Hilda Tweedy Papers (Irish Housewives Association)
The Irish Housewives Association (IHA) was formed in 1942, with the objective of gaining recognition for the right of housewives to play an active part in all spheres of planning for the community.
Among the organisation’s first concerns was the fair distribution of goods at a fair price to both producer and consumer and the provision of nutritious food for children. The IHA was instrumental in setting up the Irish Consumers’ Association in 1966. The organisation lobbied and campaigned on issues such as social welfare provision, public health, education and the law, particularly family law.
Following the incorporation of the Irish Women Citizens’ Organisation into the IHA in 1947, the IHA became affiliated to the International Alliance of Women in 1948, which involved them in issues such as reproductive rights. A magazine, The Irish Housewife, later The Housewife’s Voice, was published from 1946 to 1980. The IHA was involved with many other women’s organisations and relevant bodies, including the United Nations, the Council for the Status of Women (Dr. Tweedy was its first chairperson), and the Women’s Representative Council.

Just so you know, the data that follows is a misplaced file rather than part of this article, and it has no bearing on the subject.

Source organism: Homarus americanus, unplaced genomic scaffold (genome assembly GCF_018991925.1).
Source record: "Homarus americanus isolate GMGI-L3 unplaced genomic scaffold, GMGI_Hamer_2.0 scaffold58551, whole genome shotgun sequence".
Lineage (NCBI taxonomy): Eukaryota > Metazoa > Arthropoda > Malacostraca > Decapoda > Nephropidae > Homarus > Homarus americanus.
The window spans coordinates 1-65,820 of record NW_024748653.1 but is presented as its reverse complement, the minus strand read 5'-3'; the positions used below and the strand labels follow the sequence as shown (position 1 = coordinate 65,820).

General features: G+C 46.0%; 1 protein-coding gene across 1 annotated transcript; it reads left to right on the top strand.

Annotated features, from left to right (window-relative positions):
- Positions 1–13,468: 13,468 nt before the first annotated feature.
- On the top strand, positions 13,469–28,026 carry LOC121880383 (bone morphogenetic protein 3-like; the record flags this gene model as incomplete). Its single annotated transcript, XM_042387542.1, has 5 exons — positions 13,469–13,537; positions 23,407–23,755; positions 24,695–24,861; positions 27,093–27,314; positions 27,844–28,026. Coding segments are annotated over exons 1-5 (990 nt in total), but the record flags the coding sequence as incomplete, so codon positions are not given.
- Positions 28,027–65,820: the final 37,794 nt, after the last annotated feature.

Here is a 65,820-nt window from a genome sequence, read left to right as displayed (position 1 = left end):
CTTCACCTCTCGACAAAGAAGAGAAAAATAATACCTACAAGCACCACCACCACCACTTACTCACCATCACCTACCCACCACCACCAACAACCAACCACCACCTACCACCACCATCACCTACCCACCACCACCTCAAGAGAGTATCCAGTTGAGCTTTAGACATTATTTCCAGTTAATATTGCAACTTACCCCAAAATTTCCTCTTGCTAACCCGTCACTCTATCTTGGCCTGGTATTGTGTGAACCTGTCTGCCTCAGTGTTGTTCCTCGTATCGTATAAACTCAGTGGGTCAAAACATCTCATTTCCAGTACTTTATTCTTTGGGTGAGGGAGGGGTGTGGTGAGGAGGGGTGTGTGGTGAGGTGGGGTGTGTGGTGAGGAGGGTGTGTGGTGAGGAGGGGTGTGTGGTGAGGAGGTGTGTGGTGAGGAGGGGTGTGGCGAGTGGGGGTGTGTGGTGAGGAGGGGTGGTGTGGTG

Evidence of these activities is amply reflected in the records.
The organisation had a powerful impact on the visibility of, and achievement increased rights and status by, women in twentieth century Ireland. Dr. Hilda Tweedy had been custodian of these valuable records for many years. She was viewed as a proper guardian for them due to her status as a founder member, and a lifetime member, of the IHA. Some records of the Association came to her as a result of an appeal made to the members in December
1988, and another was launched in the press in early 1992 when Dr Tweedy was preparing to write the history of the Association, A Link in the Chain (Dublin, 1992).
For more information on this collection see the finding aid to the Hilda Tweedy Papers.